September 04, 2019
A receptor protein found on the surface of brain cells could help explain why some people are prone to developing post-traumatic stress disorder, according to new research led by the Children's Hospital of Philadelphia.
Human and animal responses to stress vary greatly depending on the individual. To better understand the biological mechanisms of this response, researchers focused on a single lipid molecule found on the surface of brain cells: sphingosine-1-phosphate receptor 3 (S1PR3).
While S1PR3 plays important roles in cell migration, proliferation and inflammation, its function in the brain has not been throughly investigated.
The current study examined S1PR3's role in neural signaling, observing the behavior of rats under stress and then looking for similar patterns in the brains of U.S. combat veterans.
“We have found that a specific cell receptor promotes resilience to the adverse effects of stress in animals,” said study leader Seema Bhatnagar, who heads CHOP's Stress Neurobiology Program. “Because we found links to the same receptor in patients with PTSD, we may have insights into developing more effective treatments for human psychiatric disorders.”
The study observed the responses of rats to a series of stress tests, such as forced swimming and social defeat, to see how they would cope with challenging situations. Rats with lower levels of the S1PR3 protein displayed less resiliency to those stressful situations than those who had more of it.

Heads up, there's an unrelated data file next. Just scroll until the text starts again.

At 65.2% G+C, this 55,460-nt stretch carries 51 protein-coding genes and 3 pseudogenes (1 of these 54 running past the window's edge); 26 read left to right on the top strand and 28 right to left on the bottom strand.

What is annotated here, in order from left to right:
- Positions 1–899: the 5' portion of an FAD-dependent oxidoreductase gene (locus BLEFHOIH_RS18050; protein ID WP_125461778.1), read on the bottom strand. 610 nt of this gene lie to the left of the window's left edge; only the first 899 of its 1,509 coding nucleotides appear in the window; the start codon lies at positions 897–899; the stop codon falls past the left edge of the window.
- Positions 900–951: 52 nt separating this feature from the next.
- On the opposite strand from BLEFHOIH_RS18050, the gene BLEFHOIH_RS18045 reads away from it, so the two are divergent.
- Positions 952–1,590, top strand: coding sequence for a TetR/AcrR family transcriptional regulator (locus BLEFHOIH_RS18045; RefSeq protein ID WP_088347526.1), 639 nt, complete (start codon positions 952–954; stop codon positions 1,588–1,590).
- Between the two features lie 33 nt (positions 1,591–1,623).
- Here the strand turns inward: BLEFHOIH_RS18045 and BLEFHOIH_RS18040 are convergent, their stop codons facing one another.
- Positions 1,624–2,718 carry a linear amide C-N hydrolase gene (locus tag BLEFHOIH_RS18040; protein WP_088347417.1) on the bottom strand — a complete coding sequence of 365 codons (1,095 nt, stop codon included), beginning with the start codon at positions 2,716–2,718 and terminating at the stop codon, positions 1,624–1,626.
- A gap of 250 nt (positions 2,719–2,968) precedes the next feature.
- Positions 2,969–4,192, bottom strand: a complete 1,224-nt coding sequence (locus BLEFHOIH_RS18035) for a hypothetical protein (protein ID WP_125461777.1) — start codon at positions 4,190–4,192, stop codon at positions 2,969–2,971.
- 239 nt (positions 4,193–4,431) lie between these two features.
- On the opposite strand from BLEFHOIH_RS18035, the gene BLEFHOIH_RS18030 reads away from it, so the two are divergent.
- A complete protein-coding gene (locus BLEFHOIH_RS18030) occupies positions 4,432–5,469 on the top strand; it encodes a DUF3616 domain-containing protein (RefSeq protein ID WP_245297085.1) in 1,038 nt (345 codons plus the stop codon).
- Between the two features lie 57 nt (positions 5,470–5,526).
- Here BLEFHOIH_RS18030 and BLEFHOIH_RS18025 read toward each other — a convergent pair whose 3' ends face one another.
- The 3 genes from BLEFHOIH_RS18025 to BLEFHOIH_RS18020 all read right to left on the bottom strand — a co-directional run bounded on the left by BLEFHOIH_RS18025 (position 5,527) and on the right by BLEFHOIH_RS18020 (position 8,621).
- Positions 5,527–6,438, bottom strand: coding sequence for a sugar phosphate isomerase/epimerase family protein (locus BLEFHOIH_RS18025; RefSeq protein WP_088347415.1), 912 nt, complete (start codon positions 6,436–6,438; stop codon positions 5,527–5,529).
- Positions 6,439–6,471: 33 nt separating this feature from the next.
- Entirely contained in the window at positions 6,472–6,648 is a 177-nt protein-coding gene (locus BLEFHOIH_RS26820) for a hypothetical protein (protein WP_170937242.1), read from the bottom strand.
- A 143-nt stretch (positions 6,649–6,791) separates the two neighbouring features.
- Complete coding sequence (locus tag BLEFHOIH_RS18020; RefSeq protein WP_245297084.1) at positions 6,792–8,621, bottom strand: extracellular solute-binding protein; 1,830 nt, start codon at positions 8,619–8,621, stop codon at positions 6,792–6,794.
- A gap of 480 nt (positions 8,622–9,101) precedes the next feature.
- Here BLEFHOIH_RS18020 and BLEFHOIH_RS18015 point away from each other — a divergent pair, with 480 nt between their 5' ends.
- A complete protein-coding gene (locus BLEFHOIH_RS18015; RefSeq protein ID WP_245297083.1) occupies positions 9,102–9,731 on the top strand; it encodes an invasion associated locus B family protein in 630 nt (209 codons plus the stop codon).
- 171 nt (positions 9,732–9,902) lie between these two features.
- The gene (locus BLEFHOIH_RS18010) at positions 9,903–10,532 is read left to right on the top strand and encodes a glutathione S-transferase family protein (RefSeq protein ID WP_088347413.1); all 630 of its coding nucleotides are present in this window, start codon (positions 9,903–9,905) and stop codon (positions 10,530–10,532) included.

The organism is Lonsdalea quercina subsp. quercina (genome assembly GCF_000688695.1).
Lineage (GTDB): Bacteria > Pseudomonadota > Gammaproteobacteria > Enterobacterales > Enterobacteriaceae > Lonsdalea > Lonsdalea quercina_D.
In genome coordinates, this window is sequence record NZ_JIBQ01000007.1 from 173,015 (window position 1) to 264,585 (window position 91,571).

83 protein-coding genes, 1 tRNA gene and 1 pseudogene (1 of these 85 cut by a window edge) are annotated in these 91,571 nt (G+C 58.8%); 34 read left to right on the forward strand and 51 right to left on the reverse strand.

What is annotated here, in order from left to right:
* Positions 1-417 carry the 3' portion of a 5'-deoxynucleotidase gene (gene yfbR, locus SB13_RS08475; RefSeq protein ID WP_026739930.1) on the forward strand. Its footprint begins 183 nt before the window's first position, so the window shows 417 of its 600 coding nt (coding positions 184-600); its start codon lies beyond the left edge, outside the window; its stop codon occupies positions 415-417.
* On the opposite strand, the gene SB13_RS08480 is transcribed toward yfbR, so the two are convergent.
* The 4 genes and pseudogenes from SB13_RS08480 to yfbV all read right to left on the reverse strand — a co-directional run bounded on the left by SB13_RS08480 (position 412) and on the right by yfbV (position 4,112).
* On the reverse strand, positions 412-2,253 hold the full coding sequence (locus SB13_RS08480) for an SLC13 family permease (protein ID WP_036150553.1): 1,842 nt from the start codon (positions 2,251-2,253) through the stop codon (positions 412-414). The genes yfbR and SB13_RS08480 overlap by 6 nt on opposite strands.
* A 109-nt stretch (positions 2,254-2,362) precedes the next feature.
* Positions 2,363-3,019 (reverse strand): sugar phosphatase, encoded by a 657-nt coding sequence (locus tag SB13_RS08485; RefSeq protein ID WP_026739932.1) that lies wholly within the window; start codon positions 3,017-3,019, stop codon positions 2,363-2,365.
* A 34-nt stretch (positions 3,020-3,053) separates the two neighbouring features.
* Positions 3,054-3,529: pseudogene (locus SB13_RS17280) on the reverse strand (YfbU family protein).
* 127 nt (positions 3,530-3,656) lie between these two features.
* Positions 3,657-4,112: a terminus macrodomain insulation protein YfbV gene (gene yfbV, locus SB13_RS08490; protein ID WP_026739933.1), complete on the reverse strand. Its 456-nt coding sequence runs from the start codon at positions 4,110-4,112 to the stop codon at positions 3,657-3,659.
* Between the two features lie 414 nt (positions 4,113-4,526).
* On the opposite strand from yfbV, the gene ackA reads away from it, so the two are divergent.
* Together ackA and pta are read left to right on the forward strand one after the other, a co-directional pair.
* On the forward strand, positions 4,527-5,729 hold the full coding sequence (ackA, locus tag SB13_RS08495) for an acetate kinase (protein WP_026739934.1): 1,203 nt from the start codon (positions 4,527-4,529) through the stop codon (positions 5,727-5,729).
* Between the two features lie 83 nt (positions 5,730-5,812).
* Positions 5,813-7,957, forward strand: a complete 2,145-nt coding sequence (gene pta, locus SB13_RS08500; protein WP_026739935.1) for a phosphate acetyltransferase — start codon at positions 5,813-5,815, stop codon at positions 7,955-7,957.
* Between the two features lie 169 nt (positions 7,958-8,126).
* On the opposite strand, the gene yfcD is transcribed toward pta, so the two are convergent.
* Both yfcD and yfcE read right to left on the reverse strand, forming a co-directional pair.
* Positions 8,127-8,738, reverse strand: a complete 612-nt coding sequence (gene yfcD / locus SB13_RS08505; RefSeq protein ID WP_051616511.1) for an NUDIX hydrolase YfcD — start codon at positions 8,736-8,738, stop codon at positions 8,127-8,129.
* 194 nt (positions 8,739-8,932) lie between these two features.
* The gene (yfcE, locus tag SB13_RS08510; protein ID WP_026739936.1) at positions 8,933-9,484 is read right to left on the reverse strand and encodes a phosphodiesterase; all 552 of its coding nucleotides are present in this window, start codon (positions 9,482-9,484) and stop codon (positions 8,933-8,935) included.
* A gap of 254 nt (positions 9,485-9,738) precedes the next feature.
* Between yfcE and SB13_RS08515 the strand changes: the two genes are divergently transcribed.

Additional tests were run after scientists adjusted the S1PR3 gene in the lower-level rats, enabling them to produce more of the protein. Their results improved. Similarly, rats with higher levels of S1PR3, who had the gene expression reduced, became less resilient.
Researchers also measured S1PR3 levels in former soldiers at the Veterans Affairs hospital in Philadelphia. Those who were diagnosed with PTSD had lower levels than those who didn't have PTSD.
The lab results suggest the receptor could be a blood-based biomarker for PTSD.
“If we can establish that SIPR3 or related sphingolipid receptors are valid biomarkers for PTSD and other stress-related disorders, we may have a new tool to predict a person’s risk for PTSD, or to predict the severity of a patient’s symptoms," Bhatnagar said. "It may help us to better evaluate potential treatments, and perhaps to design better treatments."
The study, published this month in the journal Nature Communications, was supported by the Defense Advance Research Projects Agency (DARPA) and the U.S. Army Research Office.